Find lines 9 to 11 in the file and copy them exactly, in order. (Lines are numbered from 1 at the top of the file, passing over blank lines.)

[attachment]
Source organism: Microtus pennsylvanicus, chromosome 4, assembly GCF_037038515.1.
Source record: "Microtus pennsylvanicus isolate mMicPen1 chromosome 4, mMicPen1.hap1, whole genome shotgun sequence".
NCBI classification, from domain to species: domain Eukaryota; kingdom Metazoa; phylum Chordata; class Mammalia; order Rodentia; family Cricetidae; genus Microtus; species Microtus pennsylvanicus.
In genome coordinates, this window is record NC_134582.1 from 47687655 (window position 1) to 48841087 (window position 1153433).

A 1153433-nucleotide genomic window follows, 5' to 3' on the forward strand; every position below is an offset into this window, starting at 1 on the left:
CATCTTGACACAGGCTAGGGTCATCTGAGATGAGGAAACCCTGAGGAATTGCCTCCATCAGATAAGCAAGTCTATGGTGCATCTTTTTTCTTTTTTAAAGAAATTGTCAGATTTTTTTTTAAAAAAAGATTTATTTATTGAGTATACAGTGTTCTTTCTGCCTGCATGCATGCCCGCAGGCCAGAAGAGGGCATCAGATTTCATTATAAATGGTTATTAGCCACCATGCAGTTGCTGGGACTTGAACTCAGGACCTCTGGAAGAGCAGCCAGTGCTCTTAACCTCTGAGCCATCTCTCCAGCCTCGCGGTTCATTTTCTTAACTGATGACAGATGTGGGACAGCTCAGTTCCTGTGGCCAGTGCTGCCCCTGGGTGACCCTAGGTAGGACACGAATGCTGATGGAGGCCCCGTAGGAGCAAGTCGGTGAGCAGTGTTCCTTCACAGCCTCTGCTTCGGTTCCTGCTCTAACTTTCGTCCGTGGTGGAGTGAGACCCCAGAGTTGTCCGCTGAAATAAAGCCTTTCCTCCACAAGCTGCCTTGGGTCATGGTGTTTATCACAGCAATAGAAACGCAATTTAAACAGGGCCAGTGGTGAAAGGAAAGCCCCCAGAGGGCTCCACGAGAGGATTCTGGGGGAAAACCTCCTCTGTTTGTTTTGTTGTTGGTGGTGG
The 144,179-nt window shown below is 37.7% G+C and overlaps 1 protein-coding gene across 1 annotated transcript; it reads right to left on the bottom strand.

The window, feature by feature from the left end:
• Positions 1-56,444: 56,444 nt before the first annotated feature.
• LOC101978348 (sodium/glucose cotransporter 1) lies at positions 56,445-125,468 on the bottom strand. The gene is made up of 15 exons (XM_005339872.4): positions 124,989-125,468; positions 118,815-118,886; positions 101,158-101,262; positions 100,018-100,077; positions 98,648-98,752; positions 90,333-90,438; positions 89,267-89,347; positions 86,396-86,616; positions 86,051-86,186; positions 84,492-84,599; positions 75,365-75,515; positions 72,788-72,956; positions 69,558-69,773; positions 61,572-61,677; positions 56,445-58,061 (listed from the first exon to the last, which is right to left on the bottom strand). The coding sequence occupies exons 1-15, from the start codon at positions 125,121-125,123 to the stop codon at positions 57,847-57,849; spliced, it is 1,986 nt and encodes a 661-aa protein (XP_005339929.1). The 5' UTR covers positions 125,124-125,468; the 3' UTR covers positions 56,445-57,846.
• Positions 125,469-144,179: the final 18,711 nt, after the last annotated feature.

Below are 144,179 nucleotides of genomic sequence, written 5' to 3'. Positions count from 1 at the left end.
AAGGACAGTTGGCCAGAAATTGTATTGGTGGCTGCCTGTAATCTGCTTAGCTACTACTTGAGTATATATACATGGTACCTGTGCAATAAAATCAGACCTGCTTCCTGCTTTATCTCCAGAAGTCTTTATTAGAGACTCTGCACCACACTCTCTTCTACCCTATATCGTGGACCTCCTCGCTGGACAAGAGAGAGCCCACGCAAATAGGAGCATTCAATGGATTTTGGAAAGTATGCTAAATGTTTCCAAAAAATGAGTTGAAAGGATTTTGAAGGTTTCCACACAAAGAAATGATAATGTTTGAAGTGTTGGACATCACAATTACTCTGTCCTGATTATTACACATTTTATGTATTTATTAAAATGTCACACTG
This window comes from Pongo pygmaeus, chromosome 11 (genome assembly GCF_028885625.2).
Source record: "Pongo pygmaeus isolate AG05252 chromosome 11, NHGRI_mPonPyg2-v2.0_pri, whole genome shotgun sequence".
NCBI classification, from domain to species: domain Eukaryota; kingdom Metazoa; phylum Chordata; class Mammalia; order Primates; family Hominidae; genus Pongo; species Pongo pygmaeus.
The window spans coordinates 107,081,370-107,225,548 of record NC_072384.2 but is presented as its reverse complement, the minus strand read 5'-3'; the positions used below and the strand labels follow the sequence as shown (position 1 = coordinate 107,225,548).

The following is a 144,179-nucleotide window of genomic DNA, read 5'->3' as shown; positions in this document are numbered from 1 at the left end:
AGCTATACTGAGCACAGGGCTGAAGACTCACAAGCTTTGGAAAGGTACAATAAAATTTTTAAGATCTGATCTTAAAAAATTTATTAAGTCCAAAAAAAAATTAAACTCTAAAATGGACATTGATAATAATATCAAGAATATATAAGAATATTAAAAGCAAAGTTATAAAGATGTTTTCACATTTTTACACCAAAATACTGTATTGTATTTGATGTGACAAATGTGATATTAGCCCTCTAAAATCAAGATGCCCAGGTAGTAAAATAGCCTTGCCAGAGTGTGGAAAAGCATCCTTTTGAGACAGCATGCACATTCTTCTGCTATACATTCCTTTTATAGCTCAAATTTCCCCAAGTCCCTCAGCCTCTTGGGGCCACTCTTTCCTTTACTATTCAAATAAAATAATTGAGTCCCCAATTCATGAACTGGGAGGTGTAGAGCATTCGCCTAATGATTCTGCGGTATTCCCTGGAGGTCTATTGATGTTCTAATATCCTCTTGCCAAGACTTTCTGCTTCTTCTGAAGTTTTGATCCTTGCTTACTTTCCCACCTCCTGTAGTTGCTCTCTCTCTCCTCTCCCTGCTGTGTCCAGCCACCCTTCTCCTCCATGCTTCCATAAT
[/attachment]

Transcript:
• Positions 1-56,444: 56,444 nt before the first annotated feature.
• LOC101978348 (sodium/glucose cotransporter 1) lies at positions 56,445-125,468 on the bottom strand. The gene is made up of 15 exons (XM_005339872.4): positions 124,989-125,468; positions 118,815-118,886; positions 101,158-101,262; positions 100,018-100,077; positions 98,648-98,752; positions 90,333-90,438; positions 89,267-89,347; positions 86,396-86,616; positions 86,051-86,186; positions 84,492-84,599; positions 75,365-75,515; positions 72,788-72,956; positions 69,558-69,773; positions 61,572-61,677; positions 56,445-58,061 (listed from the first exon to the last, which is right to left on the bottom strand). The coding sequence occupies exons 1-15, from the start codon at positions 125,121-125,123 to the stop codon at positions 57,847-57,849; spliced, it is 1,986 nt and encodes a 661-aa protein (XP_005339929.1). The 5' UTR covers positions 125,124-125,468; the 3' UTR covers positions 56,445-57,846.
• Positions 125,469-144,179: the final 18,711 nt, after the last annotated feature.